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This game is short and simple. Write the alphabet on the board. Throw a bean bag to someone and say a word begining with the letter A. This person must catch the bean bag, say a word begining with the letter B and then throw it to another person This third person says a word begining with the leter C and so on.
Obviously the game is meant to be played fast. If played with higher level students you may not want to write the alphabet on the board. There are many ways to change the game to make it adaptable to your level of students.
Submitted by: Adam in China
I sometimes give instructions to my students written in code that they have to interpret before completing tasks. I've used this at various levels:
Here's an example: to revise alphabet and simple present verbs/vocab.
This is an activity that will make your students speak in class and be creative.
Submitted by: Luciana Pinheiro
It's an easy game and the preparation does not take too much time. You can make as many rules as you wish.
Submitted by: Sijeta Braha
This game may require students to leave the classroom depending on how you set it up.
Make a list of things students must take photos of. Then put your students into teams, each with their own camera and have them go out and take the photos. The team that comes back first with all the photos is the winner.
Some ideas for lists are:
This game is a simplified version of the board game "Taboo".
Before class, create several index cards. On each card write one word in a large font with a circle around it, and underneath write 2-4 related words in a smaller font. The goal is for students to get their teammates to guess the circled word. They can say anything they like to try to make them guess, except for the words written on the card.
Divide the class into groups of two, and write each group on the board to keep track of points. Place a desk in the front of the room facing the class, so that someone sitting it has their back to the board and can't read it. Place another desk in front of it, so the teammates are facing eachother.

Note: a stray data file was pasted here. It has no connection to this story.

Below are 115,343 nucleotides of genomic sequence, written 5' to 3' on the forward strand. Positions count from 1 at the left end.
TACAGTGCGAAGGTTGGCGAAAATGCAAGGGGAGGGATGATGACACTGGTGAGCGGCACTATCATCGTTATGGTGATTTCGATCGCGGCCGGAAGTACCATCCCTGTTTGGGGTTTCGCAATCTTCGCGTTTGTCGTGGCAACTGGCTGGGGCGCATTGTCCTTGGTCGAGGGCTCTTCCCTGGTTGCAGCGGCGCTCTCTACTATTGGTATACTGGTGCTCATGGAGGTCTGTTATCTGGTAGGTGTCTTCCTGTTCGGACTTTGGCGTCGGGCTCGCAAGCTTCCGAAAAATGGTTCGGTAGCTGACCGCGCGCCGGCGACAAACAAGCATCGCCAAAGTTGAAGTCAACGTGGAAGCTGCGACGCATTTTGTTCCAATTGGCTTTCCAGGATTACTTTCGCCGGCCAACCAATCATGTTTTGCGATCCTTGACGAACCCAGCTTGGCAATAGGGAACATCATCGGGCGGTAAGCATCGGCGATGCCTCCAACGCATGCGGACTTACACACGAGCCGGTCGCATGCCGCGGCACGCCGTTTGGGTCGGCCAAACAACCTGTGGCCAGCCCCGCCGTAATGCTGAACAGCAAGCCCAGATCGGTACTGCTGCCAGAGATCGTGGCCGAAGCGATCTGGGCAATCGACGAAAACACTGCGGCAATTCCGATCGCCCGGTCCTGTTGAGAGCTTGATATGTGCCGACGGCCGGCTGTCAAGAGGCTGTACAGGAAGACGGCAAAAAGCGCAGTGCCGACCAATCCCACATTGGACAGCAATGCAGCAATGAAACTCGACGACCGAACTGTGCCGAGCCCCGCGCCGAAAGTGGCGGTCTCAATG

Pick a team to go first, and have them choose a card. Have the teammates decide who will guess and who will talk. The guesser sits with their back to the board. On the board, making sure the guesser can't see, write the circled word as well as the other taboo words. The talker then has to try to make their partner guess the circled word without saying it, or any of the other words. After they guess it have another group come up. When all the groups have gone, do it again and have the teammates switch roles.
My students really enjoy this game, so much so that they often give the guesser clues even when it is not their team! It's a great way for students to practice forming sentences, and it forces them to use words and structures they might otherwise not use.
Submitted by: Mike Amato, Boston, MA, USA
Choose around 10 volunteers to come and stand in a line at the front of the classroom. The first student in line must begin counting from 1, and each student in turn calls out the next number. However, every 4th number must be replaced by the word "beep" (or buzz etc.). Following a "beep" the next student in line must call out the next number, and not the number that has been replaced. For example, 1, 2, 3, beep, 5, 6, 7, beep, 9 etc.
If a student hesitates too much or makes a mistake he/she must sit down, so eventually only one student remains. Whenever a student sits down, begin from 1 again. See how far you can get!
Submitted by: Caroline Berry
The teacher chooses a letter from the alphabet. Then each student must say a word that begins with that letter. If a student repeats a word that has already been said, then he/she is out of the game. The game ends when only one student remains. That student is the winner. In high level classes students lose if they say a past form of the verb. Example:see-saw. You can increase the difficulty by adding a timer. Only allow each student 5 seconds to think of a word.
This game is similar to the Alphabet Liar game except it deals with numbers and adding the "S" sound at the end of plural nouns , all you need is a deck of cards.
Divide the students into groups of 4 to 6. Deal all the cards from the deck to the students. The player who has the 2 of Spades begins. This player puts down his 2 of spades and any other 2 he has in his hand FACE DOWN in a pile and procedes to say "one 2" or "two 2'ssss" then next player procedes to put down his 3, then 4, then 5 etc...
Let's say the player doesn't have the card he is supposed to put down, for example a 3, the player must try to "lie" or fool the other players into thinking he has the card so he can play... if other students have any doubt they shout "liar" if the player was lying he then pick up the pile at the center of the table. If the player who is accused of lying was telling the truth it is the player who accused him who must pick up the pile in the center.
All players MUST put down a card when it is their turn, even if they do not have the required card. The game is over when one of the players has no more cards.
I use this game to help practice the "s" sound at the end of plural nouns cause most students have a tendancy to say "there are 2 dog" rather than "there are 2 dogssssss" this game really helps the message get through. ***For better explanations see the alphabet liar game.***
Submitted by: Jeffrey Kelso
This is a game-like activity to teach continous tense.
One student simply acts out some activity (e.g.cooking) and the other students guess what that student is doing. The student who guesses correctly acts out another acitvity...
Submitted by: Lucia Liskova